Five easy ways to fail?

Ok, so I just read Five easy ways to fail, which itself is just a quote from his article on Inc. Magazine. While I usually find Joel’s stuff intelligent, even when I do not agree with it, and I actually agree with much of the article, the piece quoted on his blog is one of the most mind-numbingly stupid statements I have ever heard outside of a political speech.

“Even though a bad team of developers tends to be the No. 1 cause of software project failures…”

I have never seen any statistics which support this statement. In 20+ years, I have never been part of a project (either as a member or as an observer) which would support this statement. I have been involved in projects where stellar teams overcame bad management, bad scheduling and many other common obstacles, but never have I seen a well-managed, well-thought-out project fail because the programmers just were not smart enough. I would challenge Joel to provide any evidence to support this.

Then again, I have never seen anyone stupid enough to have hired an entire team of stupid people, and then been stupid enough to keep them. If this is the case, you have a much more serious problem than dumb programmers.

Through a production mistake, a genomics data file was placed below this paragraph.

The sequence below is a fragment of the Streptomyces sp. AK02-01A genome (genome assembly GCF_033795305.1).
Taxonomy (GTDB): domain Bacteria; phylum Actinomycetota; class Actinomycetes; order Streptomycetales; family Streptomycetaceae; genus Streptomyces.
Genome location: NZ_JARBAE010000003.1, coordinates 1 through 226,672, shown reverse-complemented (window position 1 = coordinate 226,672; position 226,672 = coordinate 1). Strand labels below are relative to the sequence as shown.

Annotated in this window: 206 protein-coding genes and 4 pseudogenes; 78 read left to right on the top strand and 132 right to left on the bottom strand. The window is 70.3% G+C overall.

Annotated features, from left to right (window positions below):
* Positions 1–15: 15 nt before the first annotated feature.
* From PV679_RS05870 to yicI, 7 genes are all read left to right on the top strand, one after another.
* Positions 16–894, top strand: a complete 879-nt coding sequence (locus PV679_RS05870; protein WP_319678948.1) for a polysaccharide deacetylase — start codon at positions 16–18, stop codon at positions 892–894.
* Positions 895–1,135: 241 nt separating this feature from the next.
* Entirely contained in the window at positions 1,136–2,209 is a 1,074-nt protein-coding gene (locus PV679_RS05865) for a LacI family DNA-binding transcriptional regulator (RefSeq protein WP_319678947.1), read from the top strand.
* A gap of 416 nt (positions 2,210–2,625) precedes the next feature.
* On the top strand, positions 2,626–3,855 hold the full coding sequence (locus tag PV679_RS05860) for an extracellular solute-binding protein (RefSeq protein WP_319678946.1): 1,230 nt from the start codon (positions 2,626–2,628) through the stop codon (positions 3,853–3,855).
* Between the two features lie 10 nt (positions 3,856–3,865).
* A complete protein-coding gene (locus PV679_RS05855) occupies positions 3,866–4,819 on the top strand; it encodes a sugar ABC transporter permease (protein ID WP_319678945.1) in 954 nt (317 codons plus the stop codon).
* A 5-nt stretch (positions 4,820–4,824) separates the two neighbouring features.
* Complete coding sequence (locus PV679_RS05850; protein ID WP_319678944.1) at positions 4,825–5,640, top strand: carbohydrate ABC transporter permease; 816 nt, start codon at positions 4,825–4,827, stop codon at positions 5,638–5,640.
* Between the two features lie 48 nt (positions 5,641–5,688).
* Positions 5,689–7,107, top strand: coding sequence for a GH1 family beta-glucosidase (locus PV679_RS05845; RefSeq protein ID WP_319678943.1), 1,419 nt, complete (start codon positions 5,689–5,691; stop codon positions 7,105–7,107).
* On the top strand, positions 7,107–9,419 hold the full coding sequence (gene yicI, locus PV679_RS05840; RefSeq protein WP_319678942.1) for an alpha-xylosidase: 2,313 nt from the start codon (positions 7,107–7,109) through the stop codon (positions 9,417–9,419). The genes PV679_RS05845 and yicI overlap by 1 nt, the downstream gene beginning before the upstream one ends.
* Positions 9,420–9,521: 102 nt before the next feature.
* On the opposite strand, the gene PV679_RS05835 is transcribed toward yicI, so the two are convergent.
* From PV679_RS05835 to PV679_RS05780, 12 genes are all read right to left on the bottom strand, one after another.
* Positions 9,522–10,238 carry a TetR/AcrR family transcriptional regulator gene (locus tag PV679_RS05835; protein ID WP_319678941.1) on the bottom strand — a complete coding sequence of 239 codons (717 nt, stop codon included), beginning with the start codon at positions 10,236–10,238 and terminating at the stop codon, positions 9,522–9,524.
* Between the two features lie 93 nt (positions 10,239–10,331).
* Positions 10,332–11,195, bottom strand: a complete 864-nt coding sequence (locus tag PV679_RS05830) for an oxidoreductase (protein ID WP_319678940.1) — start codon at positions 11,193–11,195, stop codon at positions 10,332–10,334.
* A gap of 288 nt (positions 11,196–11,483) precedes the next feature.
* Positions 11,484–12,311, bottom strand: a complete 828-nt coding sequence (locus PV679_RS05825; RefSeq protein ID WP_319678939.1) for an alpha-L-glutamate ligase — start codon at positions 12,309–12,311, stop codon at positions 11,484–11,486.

Also, while it would be nice to have the luxury of hiring only exactly the developers who fit your profile, that is a luxury most of us do not have (see my previous post on hiring). The reality is that you are almost always going to have a distribution of talents on your team – you are going to have stars, you are going to have duds, and you are going to have everything in between. I am always guided by an article I read in Harvard Business Review many years ago, where the late Bill Walsh talked about building great teams. The basic idea was that in any team of ten people, you are typically going have 2 people who are so good, they are going to over-achieve no matter what you do. You will also likely have 2 people who will under-achieve no matter what. The six in the middle may under-achieve or over-achieve, depending upon how they are led. And the deciding factor as to whether you have a stellar team, or a failing team, depends upon how those six in the middle are guided/managed/coached/led.

To say that most projects fail because the team is not competent is not statistically supported, is overly general in the extreme, and smacks of the kind of statement bad managers make to cover the fact that they are bad managers.


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